Accepted for/Published in: JMIR Research Protocols
Date Submitted: May 14, 2019
Open Peer Review Period: May 17, 2019 - May 31, 2019
Date Accepted: Aug 7, 2019
(closed for review but you can still tweet)
American Cohort to Study HIV Acquisition Among Transgender Women in High-Risk Areas (The LITE Study): Protocol for a Multisite Prospective Cohort Study in the Eastern and Southern United States
In the United States, transgender women (TW) are disproportionately burdened by HIV infection. Cohort studies are needed to evaluate factors driving HIV acquisition among TW over time. These will require implementation strategies that are acceptable to the TW community and feasible to implement.
This study aims to investigate the rate and correlates of HIV acquisition and other health outcomes among TW in eastern and southern United States.
LITE is a multisite prospective cohort in 6 eastern and southern US cities, which will be followed across 24 months of technology-enhanced biobehavioral follow-up. Adult TW, regardless of HIV status, are recruited via convenience sampling (eg, peer referrals, social media, and dating apps). Participants are enrolled in a baseline study visit, complete a sociobehavioral survey, and test for HIV and sexually transmitted infections. Participants who are not living with HIV at baseline are offered enrollment into the cohort (N=1100); follow-up assessments occur quarterly.
Cohort assembly was informed by synchronous Web-based focus group discussions with TW (n=41) and by continuing engagement with community advisory board members from each site. Enrollment launched in March 2018. The study is underway in the Atlanta; Baltimore; Boston; Miami; New York City; and Washington, DC, metro areas. As of March 2019, 795 TW completed a baseline visit (mean age 35 years). The majority of the participants are racial/ethnic minorities, with 45% of the TW identifying as black and 28% of the TW identifying as Hispanic/Latinx. More than one-quarter (28%) of the TW are living with HIV infection (laboratory-confirmed). Online recruitment methods support engagement with TW, although peer referral and referral through trusted health facilities and organizations remain most effective.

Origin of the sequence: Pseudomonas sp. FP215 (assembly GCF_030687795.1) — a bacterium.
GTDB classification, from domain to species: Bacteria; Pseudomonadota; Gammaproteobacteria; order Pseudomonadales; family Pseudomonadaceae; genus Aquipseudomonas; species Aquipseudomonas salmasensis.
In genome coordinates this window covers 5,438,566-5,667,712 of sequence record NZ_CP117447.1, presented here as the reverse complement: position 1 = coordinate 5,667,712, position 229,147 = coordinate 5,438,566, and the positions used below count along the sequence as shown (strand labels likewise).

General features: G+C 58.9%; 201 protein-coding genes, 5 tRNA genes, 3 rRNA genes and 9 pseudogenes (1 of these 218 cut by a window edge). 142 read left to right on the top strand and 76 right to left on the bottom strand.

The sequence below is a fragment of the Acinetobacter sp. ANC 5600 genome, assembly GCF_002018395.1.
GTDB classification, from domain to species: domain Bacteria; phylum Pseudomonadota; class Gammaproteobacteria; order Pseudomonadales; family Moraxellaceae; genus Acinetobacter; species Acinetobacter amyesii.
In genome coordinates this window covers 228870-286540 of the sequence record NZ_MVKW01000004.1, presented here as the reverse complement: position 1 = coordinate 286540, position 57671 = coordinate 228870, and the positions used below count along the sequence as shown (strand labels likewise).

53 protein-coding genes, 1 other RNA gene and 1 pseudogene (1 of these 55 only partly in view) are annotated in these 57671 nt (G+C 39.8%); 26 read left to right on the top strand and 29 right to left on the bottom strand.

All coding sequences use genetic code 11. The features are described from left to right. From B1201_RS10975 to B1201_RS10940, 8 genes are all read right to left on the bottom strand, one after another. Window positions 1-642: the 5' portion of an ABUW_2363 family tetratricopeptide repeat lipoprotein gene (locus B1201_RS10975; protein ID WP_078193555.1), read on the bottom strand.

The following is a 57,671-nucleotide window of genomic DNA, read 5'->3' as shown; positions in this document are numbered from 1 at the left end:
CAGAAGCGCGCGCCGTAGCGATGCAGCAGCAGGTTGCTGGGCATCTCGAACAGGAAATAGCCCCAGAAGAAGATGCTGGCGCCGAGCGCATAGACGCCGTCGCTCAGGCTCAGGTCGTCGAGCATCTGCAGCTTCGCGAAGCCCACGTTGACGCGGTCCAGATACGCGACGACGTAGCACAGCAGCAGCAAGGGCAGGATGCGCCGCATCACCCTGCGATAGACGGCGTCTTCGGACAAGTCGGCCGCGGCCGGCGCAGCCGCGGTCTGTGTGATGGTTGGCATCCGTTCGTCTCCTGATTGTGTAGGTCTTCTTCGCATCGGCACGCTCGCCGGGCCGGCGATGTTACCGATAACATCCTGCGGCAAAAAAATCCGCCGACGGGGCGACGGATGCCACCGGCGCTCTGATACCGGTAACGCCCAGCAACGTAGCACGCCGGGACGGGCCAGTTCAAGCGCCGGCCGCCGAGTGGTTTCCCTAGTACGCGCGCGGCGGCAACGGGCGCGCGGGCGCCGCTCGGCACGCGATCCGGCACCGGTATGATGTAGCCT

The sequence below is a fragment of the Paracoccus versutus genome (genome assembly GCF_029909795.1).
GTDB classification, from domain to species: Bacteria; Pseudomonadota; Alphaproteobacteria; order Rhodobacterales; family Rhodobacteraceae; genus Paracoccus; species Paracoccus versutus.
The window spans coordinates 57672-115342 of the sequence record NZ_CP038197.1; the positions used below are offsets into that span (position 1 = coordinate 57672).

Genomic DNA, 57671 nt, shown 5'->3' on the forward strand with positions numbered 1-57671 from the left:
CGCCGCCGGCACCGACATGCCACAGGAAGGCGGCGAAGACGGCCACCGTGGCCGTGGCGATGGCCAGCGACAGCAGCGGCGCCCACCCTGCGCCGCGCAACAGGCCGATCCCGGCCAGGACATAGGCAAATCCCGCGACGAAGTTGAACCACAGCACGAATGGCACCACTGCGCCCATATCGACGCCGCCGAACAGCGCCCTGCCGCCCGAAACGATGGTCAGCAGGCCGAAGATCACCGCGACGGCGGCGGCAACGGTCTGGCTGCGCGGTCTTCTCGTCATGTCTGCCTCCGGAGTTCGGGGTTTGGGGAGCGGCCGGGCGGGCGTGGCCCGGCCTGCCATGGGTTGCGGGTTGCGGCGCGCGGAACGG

This study is responsive to increasing research interest in technology-enhanced methods for cohort research, particularly for hard-to-reach populations. Importantly, the diversity of literacy, technology use, and overall socioeconomic situations in this sample of TW highlights the need to leverage technology to permit a flexible, adaptive methodology that enhances engagement of potential participants living in marginalized contexts while still ensuring rigorous and sound study design.
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